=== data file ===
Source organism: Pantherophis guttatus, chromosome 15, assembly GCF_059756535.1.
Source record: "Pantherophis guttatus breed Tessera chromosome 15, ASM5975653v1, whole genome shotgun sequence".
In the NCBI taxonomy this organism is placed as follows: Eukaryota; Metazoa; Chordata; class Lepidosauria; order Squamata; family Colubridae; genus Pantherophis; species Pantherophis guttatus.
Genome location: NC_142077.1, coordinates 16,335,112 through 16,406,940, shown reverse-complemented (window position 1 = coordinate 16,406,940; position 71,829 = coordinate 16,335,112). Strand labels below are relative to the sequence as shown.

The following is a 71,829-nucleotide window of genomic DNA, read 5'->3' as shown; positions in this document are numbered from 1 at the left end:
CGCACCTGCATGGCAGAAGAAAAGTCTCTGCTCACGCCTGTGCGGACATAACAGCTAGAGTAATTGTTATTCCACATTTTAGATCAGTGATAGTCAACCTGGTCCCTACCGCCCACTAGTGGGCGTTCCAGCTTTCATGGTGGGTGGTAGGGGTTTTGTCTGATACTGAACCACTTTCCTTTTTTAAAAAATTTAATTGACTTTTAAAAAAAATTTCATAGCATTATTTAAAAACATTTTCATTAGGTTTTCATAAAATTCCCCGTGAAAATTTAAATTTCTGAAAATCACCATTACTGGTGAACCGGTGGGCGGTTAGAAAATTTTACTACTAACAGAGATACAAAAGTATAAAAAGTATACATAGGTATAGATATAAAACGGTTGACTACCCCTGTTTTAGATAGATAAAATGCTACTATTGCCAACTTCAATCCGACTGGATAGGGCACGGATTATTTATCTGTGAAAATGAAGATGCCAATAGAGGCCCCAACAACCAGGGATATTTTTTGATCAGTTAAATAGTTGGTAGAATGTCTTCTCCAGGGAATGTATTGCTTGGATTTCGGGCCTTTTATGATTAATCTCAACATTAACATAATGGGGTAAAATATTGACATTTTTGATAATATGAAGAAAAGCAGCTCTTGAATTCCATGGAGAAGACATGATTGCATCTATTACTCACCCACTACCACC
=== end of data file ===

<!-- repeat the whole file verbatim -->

Source organism: Pantherophis guttatus, chromosome 15, assembly GCF_059756535.1.
Source record: "Pantherophis guttatus breed Tessera chromosome 15, ASM5975653v1, whole genome shotgun sequence".
In the NCBI taxonomy this organism is placed as follows: Eukaryota; Metazoa; Chordata; class Lepidosauria; order Squamata; family Colubridae; genus Pantherophis; species Pantherophis guttatus.
Genome location: NC_142077.1, coordinates 16,335,112 through 16,406,940, shown reverse-complemented (window position 1 = coordinate 16,406,940; position 71,829 = coordinate 16,335,112). Strand labels below are relative to the sequence as shown.

The following is a 71,829-nucleotide window of genomic DNA, read 5'->3' as shown; positions in this document are numbered from 1 at the left end:
CGCACCTGCATGGCAGAAGAAAAGTCTCTGCTCACGCCTGTGCGGACATAACAGCTAGAGTAATTGTTATTCCACATTTTAGATCAGTGATAGTCAACCTGGTCCCTACCGCCCACTAGTGGGCGTTCCAGCTTTCATGGTGGGTGGTAGGGGTTTTGTCTGATACTGAACCACTTTCCTTTTTTAAAAAATTTAATTGACTTTTAAAAAAAATTTCATAGCATTATTTAAAAACATTTTCATTAGGTTTTCATAAAATTCCCCGTGAAAATTTAAATTTCTGAAAATCACCATTACTGGTGAACCGGTGGGCGGTTAGAAAATTTTACTACTAACAGAGATACAAAAGTATAAAAAGTATACATAGGTATAGATATAAAACGGTTGACTACCCCTGTTTTAGATAGATAAAATGCTACTATTGCCAACTTCAATCCGACTGGATAGGGCACGGATTATTTATCTGTGAAAATGAAGATGCCAATAGAGGCCCCAACAACCAGGGATATTTTTTGATCAGTTAAATAGTTGGTAGAATGTCTTCTCCAGGGAATGTATTGCTTGGATTTCGGGCCTTTTATGATTAATCTCAACATTAACATAATGGGGTAAAATATTGACATTTTTGATAATATGAAGAAAAGCAGCTCTTGAATTCCATGGAGAAGACATGATTGCATCTATTACTCACCCACTACCACC